Thursday, June 30, 2011

The Internationalization of Sovereign Investing: Considering the Global Supervisory Function Within the Chinese Sovereign Wealth Fund

The networked relationships between sovereign wealth funds and the largest financial and resource companies continues to develop.  One of the most interesting set of relationships is that between the Chinese Sovereign Wealth Fund, the China Investment Corporation, and some of the largest private enterprises based in the developed world.   Consider the International Advisory Council of the China Investment Corporation from the China Investment Company website:
The International Advisory Council (hereafter referred to as the “Council”) is an internal advisory body consisting of experts of international reputation and status, who would, at the request of the Company, provide advice to assist the Company in better understanding global macro-economic and financial issues, developing its overall strategic direction and policies, including overseas investment strategies, policies and processes of the Company.

The Council convenes once a year, and may convene interim meetings at the request of the Company as and when necessary. The Public Relations and International Cooperation Department functions as the secretariat of the Council, and Mr. Wang Shuilin, MD and Head for above Department serves as Secretary-general of the Council.

Zeng Peiyan (China)
Chairman, China Center for International Economic Exchanges; former Vice Premier of the State Council, China

Frederick Ma (Hong Kong, China)
Honorary Professor, School of Economics and Finance at University of Hong Kong; former Secretary of Commerce and Economic Development, Government of the Hong Kong Special Administrative Region, China

Taizo Nishimuro (Japan)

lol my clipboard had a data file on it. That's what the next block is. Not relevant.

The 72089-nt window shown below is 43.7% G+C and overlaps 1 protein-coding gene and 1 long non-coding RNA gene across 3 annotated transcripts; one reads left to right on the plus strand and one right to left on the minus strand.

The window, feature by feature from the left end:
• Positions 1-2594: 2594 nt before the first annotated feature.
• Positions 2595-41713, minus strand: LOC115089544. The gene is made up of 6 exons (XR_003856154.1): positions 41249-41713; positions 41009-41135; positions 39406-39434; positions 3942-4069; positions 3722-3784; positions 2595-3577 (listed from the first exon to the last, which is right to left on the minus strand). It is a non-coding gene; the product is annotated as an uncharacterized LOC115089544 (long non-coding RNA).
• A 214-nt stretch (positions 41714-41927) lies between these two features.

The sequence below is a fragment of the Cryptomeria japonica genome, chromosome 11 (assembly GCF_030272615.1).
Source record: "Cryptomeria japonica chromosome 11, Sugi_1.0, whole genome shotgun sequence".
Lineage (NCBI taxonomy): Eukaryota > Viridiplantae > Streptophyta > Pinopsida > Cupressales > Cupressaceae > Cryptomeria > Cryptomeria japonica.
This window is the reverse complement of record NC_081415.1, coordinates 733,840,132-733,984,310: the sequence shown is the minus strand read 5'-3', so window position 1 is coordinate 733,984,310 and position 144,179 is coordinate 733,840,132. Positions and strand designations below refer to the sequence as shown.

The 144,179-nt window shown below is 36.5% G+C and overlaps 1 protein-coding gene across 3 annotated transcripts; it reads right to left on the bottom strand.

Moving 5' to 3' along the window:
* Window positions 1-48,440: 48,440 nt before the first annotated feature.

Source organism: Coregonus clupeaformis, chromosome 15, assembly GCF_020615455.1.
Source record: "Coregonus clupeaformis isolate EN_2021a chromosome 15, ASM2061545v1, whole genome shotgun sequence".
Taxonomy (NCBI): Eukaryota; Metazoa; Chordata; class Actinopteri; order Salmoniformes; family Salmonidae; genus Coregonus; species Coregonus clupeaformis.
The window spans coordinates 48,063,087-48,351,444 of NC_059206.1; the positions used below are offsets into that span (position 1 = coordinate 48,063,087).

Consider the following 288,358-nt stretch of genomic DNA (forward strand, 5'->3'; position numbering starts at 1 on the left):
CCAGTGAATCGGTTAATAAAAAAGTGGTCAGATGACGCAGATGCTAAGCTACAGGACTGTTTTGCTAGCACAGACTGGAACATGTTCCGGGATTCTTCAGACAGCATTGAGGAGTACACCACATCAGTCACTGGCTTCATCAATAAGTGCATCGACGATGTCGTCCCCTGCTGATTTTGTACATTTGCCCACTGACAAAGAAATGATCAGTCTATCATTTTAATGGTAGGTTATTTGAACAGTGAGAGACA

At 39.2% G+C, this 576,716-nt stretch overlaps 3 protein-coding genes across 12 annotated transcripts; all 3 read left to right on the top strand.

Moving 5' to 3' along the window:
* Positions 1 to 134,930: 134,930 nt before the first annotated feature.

Chairman, Tokyo Stock Exchange Group; former Chairman & CEO, Toshiba Corporation

Yingyi Qian (China)
Dean, School of Economics and Management at Tsinghua University; Professor of Economics, University of California at Berkeley

Andrew Sheng (Malaysia)
Chief Advisor to China Banking Regulatory Commission; former Chairman, Hong Kong Securities and Futures Commission, China

Joseph Yam (Hong Kong, China)
Executive Vice President of the China Society for Finance and Banking; Distinguished Research Fellow of the Institute of Global Economics and Finance, Chinese University of Hong Kong; Chairman of Macroprudential Consultancy Limited; former Chief Executive of the Hong Kong Monetary Authority

David L. Emerson (Canada)
Chairman, Board of Emerson Service Ltd.; former Minister of Foreign Affairs, former Minister of International Trade, former Minister of Industry, Canada

Merit E. Janow (United States of America)
Professor of International Economic Law and International Affairs, Columbia University; Chairman, NASDAQ Stock Market LLC; former member of the Appellate Body of WTO

John J. Mack (United States of America)
Chairman of the Board, Morgan Stanley; former Chairman and Chief Executive Officer, Morgan Stanley

John L. Thornton (United States of America)
Chairman, Board of Trustees of the Brookings Institution; Non-executive Chairman, HSBC North America; former President, Goldman Sachs Group

James D. Wolfensohn (United States of America)
Chairman, Wolfensohn & Company; Chairman, Citigroup International Advisory Board; former President, World Bank Group

Knut N. Kjaer (Norway)
President, RiskMetrics Group; former Chief Executive Officer, Norges Bank Investment Management (NBIM)

Jean Lemierre (France)
Advisor to the Chairman of BNP Paribas; former President, European Bank for Reconstruction and Development

Lord Nicholas H. Stern (United Kingdom)
I.G. Patel Professor of Economics and Government, London School of Economics; former Chief Economist, World Bank Group